Sound Reasoning 3 - Speech-Language Therapy

Sound Reasoning 3 - Speech-Language Therapy

Why prioritise marked consonants? Some research suggests we should target MARKED properties in order to facilitate acquisition of unmarked aspects of the system. Markedness is a concept from the study of the sound systems of all natural languages. A marked feature in a language implies the necessary presence of another feature hence implicational relationship. Copyright 2011 Caroline Bowen

In markedness theory, in English, fricatives, the voiceless stops that occur in /s/ clusters (the adjuncts), affricates and clusters are marked. Copyright 2011 Caroline Bowen 1. 2. 3.

4. FRICATIVES are marked, implying stops. VOICED STOPS are marked, implying voiceless stops. AFFRICATES are marked, implying fricatives. CLUSTERS are marked, implying singletons.

In intervention 1. Target fricatives to get fricatives and stops. 2. Target the voiced stops /b/, /d/, /g/ to get voiced and voiceless stops. 3. Target affricates to get affricates and fricatives. 4.

Target clusters to get clusters and singletons. get means to facilitate generalisation to Copyright 2011 Caroline Bowen We cant look at a consonant and figure out whether it is marked. We simply need to know the information. Copyright 2011 Caroline Bowen

Sonority Sequencing Principle (SSP) Can you say these? [] [] [] Can you say these? [] [] [] Copyright 2011 Caroline Bowen sonority theory

Sonority is the amount of stricture or sound in a consonant or vowel. Steriade (1990) proposed a numerical hierarchy. Most sonorant vowels = 0 glides = 1 liquids = 2 nasals = 3 voiced fricatives = 4 voiceless fricatives = 5 voiced stops = 6

voiceless stops = 7 Least sonorant Copyright 2011 Caroline Bowen sonority theory We prefer to articulate words with a rise and fall in sonority; p sound or starts with Most the least sonorous stricture in

the middle. segment, a voiceless stop, /p/ followed by a liquid, // with a vowel, // or // at the peak, to the less sonorous nasal, // finally falling to the least sonorous voiceless stop, //. Copyright 2011 Caroline Bowen This rise - fall tendency is called the Sonority Sequencing Principle (SSP) []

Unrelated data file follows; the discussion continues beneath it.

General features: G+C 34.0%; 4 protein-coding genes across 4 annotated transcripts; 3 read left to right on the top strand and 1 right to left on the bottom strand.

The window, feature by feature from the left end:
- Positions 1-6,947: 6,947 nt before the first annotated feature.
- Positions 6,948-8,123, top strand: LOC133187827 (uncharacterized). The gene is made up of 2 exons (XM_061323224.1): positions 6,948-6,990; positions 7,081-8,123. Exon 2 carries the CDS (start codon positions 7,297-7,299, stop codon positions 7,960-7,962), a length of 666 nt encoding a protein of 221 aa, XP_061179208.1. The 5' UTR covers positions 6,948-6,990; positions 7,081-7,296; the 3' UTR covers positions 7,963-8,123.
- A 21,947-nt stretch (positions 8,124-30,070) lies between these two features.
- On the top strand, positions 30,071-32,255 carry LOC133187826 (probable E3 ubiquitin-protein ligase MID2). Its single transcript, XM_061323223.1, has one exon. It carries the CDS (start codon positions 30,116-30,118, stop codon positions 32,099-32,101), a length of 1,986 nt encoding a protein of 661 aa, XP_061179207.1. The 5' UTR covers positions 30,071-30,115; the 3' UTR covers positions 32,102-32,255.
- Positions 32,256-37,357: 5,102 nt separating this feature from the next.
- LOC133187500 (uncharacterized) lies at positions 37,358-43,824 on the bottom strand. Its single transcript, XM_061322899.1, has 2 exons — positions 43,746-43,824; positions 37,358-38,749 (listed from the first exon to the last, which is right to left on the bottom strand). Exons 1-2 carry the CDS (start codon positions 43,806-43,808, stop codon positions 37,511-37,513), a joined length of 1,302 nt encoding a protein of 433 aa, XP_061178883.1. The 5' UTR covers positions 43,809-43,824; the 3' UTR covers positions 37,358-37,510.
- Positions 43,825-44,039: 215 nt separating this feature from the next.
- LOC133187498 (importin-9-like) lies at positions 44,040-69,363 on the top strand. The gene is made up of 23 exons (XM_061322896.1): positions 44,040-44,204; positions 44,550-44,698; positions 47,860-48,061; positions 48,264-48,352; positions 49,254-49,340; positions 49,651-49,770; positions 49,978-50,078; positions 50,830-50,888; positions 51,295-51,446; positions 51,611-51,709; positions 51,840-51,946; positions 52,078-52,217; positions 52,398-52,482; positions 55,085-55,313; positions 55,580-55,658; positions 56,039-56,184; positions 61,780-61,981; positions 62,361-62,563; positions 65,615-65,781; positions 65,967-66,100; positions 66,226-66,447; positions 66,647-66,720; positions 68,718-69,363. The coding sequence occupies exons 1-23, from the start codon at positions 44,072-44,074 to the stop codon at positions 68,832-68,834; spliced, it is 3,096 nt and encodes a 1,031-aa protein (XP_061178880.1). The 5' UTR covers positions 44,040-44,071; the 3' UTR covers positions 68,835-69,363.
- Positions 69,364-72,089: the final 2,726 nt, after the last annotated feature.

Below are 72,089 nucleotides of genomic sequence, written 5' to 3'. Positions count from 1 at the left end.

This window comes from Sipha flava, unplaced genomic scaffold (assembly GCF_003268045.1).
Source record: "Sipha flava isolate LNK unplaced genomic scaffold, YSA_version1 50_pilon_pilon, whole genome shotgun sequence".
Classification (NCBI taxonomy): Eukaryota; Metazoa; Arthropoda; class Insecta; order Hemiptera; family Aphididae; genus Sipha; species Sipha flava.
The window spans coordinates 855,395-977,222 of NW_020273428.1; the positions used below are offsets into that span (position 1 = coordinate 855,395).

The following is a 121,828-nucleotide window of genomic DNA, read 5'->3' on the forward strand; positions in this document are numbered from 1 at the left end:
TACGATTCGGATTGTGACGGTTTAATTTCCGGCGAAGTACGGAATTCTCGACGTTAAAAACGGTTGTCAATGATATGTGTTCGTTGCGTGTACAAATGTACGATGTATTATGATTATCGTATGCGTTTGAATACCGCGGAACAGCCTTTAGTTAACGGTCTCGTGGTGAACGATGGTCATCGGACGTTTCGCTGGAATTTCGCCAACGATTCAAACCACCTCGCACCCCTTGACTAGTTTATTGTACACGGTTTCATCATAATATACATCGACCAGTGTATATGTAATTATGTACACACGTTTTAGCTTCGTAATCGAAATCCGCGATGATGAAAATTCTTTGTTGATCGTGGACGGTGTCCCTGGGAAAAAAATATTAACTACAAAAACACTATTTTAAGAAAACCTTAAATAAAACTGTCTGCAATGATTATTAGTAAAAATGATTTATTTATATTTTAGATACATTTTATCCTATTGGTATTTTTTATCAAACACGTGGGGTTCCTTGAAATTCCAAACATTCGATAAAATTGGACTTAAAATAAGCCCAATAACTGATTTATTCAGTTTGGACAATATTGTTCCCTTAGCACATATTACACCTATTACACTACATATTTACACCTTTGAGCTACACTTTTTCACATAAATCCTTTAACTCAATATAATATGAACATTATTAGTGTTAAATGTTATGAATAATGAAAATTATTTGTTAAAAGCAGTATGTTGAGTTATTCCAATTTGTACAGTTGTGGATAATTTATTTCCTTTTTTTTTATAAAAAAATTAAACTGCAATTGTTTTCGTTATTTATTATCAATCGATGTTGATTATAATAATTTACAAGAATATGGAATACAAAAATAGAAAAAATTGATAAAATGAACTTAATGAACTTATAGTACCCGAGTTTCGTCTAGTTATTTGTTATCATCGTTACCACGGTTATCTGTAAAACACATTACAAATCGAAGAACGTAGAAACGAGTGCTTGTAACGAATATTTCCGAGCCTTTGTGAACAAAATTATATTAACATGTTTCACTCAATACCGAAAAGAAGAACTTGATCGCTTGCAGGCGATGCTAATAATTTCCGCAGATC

and [] are more natural for us to say than [] and [] Copyright 2011 Caroline Bowen All clusters are marked, but are some clusters more marked than others?

Copyright 2011 Caroline Bowen One approach to classifying two-element clusters in terms of markedness is to rank them according to their sonority difference scores. e.g., /kw/ (7 minus 1) sonority difference score of 6 /fl/ (5 minus 2) sonority difference score of 3 /fl/ 3 is more marked than /kw/ 6 Copyright 2011 Caroline Bowen Sonority difference scores

2- element clusters with SMALL sonority differences of 2, 3 or 4, and 3-element clusters, may better promote generalised change to singletons and clusters. Gierut and co-workers provide evidence and target selection guidelines. If we work on the more complex, more marked clusters the others may emerge without being directly targeted. Copyright 2011 Caroline Bowen

Sonority difference scores 2- element clusters with SMALL sonority differences 2, 3singletons or 4, and 3-element And weofget without clusters, may better promote generalised targeting them directly!

change to singletons and clusters. Gierut and co-workers provide evidence and target selection guidelines. If we work on the more complex, more marked clusters the others may emerge without being directly targeted. Copyright 2011 Caroline Bowen Copyright 2011 Caroline Bowen Whats missing? Copyright 2011 Caroline Bowen Adjuncts /st/, /sp/and /sk/

Morrisette, Farris & Gierut postulate that initial /s/+ stop clusters are adjuncts and not true clusters, and therefore are not subject to the implicational relationships amongst clusters with respect to sonority, and generalisation. Meaning, if you target adjuncts you will get adjuncts only. Copyright 2011 Caroline Bowen

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